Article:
Magazine Begins 10th Year of World War II Coverage with GI-focused D-Day Issue

AMERICA IN WWII magazine has started its 10th year of publication with an issue focused on D-Day as the “Day of the GI”—when ordinary men stepped onto France’s shores to confront Nazi Germany.

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AMERICA IN WWII magazine's June 2014 issue commemorates the 70th anniversary of D-Day.

AMERICA IN WWII magazine's June 2014 issue commemorates the 70th anniversary of D-Day.

There are graphic, moving quotes from paratroopers, a glider infantryman, army Rangers at Pointe du Hoc, infantrymen, plus a German infantryman.

Harrisburg, PA (PRWEB) May 15, 2014

Nine years ago, AMERICA IN WWII magazine made its debut with a May-June 2005 issue on the Allied victory over Nazi Germany. Now the magazine has started its 10th year with a May-June 2014 issue on GIs’ role in making D-Day a success.

The issue appears in a special D-Day-themed display in hundreds of Barnes & Noble stores nationwide starting this week.

“When we started AMERICA IN WWII, it was the 60th anniversary of the 1945 Allied victory in Europe in World War II,” remarked Jim Kushlan, the magazine’s publisher and founding editor. “Now we’re already in the run-up to the 70th anniversary of that victory.”

That run-up begins in the June issue with an action-packed narrative of the American role on D-Day—the parachute, glider, and amphibious assault of France’s Normandy coast on June 6, 1944. Author Brian John Murphy of Fairfield, Connecticut, who has contributed numerous articles to AMERICA IN WWII magazine since its very first issue, wrote the narrative.

Eyewitness descriptions of D-Day by 12 American GIs punctuate Murphy’s article. There are graphic, moving quotes from three paratroopers, a glider infantryman, two army Rangers at Pointe du Hoc, six infantrymen in the assault waves at Omaha and Utah beaches, plus a German infantryman.

One compelling quote, from Private First Class Harold Baumgarten of the 116th Infantry Regiment’s Company B on Omaha Beach, brings to life the danger and urgency the Americans faced in their daring invasion of German-held France:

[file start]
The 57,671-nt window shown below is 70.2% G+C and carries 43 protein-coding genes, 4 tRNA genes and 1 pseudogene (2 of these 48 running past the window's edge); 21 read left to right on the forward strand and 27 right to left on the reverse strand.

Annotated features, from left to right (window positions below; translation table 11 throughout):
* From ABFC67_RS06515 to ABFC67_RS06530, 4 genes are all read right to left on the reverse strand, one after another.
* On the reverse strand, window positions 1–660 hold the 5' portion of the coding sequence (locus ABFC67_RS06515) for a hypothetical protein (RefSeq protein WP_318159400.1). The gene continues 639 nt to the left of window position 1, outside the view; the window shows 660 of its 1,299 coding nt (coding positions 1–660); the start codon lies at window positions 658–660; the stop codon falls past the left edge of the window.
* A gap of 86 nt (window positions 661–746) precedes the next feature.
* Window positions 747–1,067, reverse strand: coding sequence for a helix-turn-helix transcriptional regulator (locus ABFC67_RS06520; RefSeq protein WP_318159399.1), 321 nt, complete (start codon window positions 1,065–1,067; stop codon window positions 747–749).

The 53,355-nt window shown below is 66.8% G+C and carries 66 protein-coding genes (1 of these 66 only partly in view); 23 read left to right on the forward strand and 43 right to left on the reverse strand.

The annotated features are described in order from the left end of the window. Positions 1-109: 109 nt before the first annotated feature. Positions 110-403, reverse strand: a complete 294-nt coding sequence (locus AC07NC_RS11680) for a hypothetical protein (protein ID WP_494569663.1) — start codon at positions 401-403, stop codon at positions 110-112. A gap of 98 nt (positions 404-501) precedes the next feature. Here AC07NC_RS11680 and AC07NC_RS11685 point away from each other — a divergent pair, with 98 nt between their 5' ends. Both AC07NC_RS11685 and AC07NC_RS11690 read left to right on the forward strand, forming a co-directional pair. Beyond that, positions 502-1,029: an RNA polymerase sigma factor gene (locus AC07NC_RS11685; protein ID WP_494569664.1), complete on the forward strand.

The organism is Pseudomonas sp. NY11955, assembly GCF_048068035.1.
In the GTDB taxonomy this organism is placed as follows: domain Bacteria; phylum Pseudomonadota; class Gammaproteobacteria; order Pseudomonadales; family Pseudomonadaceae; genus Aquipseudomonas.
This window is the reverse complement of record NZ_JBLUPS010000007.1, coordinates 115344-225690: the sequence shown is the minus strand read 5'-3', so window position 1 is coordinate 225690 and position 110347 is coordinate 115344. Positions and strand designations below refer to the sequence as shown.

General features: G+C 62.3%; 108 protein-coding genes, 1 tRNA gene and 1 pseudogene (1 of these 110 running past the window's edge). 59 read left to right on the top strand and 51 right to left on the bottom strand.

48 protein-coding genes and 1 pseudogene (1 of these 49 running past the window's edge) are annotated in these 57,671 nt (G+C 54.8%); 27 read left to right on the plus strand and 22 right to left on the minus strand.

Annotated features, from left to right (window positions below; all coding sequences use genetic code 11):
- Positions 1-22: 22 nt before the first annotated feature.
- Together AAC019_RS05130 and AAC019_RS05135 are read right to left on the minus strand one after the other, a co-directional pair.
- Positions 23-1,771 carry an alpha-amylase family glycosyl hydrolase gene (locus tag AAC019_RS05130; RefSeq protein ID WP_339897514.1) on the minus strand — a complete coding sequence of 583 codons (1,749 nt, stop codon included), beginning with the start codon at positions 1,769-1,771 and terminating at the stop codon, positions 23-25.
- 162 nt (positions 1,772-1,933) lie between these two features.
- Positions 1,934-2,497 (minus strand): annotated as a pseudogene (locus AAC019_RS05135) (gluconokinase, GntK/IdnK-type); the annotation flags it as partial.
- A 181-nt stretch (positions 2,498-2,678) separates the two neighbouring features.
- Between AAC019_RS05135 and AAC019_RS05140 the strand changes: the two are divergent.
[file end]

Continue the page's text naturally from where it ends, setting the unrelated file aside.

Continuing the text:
“The…boat on our left was hit by a shell and blew up. The splintered wood, metal, and body parts were raining down on us from about fifteen feet above…. Finally, the boat stopped, and the front ramp went down in neck-deep water…. German MG 42s [machine guns] were trained on our ramp opening…. The water was bright red, from the blood of some of those who had been in front of me.”

Photos taken in the midst of the fighting by courageous American coastguardsmen, soldiers, and photojournalists illustrate Murphy’s article.

Other D-Day-related content in the June issue includes a first-person account by an infantry machine-gunner who went over the side of his Higgins boat (landing craft) at Omaha Beach on D-Day.

A completely different perspective on D-Day comes from Professor Andrew A. Wiest of the University of Southern Mississippi’s Dale Center for the Study of War and Society. Wiest’s essay “The First Battle of World War III” asserts that the Allied invasion of Normandy was directed as much against Premier Joseph Stalin’s Soviet Union—sweeping quickly toward Germany from the East by then—as against Adolf Hitler’s Nazi Germany.

“Perhaps this is historical heresy,” writes Wiest, “but I firmly believe that the Normandy invasion had little to do with winning the Second World War…. The invasion had almost everything to do with WHO won the war.” So, he concludes, “In many ways the Cold War began on the beaches of Normandy….”

AMERICA IN WWII editor Carl Zebrowski’s editorial column in the issue takes up Wiest’s Cold War theme in the light of the recent Russian move to annex the Crimean Peninsula.

Other features in the issue include “Mama Was a Boom-Boom Girl,” the story of a World War II widow who took a job in a dangerous bomb factory; and “The President Gets His Wings,” an account of how Franklin Roosevelt became the first US president to travel by air. The issue also contains a travel article on Long Island’s Cradle of Aviation museum, illustrated columns on jump blues musician Louis Jordan and Disney’s WWII-era animated films starring Goofy, plus book reviews and a war-era pinup of actress Linda Darnell.

AMERICA IN WWII, now in its 10th year, is a bimonthly magazine about the American experience in the Second World War—the war, the home front, and the people. It is available at Barnes & Noble and Books A Million stores, and select other bookstores.

Subscriptions to the print edition are available at 1-866-525-1945 (toll-free). Digital editions for every handheld device, Mac, and PC are also available; check your device’s newsstand or app store, or visit http://www.AmericaInWWII.com/subscriptions for links.

AMERICA IN WWII and AmericaInWWII.com are publications of 310 Publishing LLC of Harrisburg, Pennsylvania, a company committed to telling the stories of history in human terms.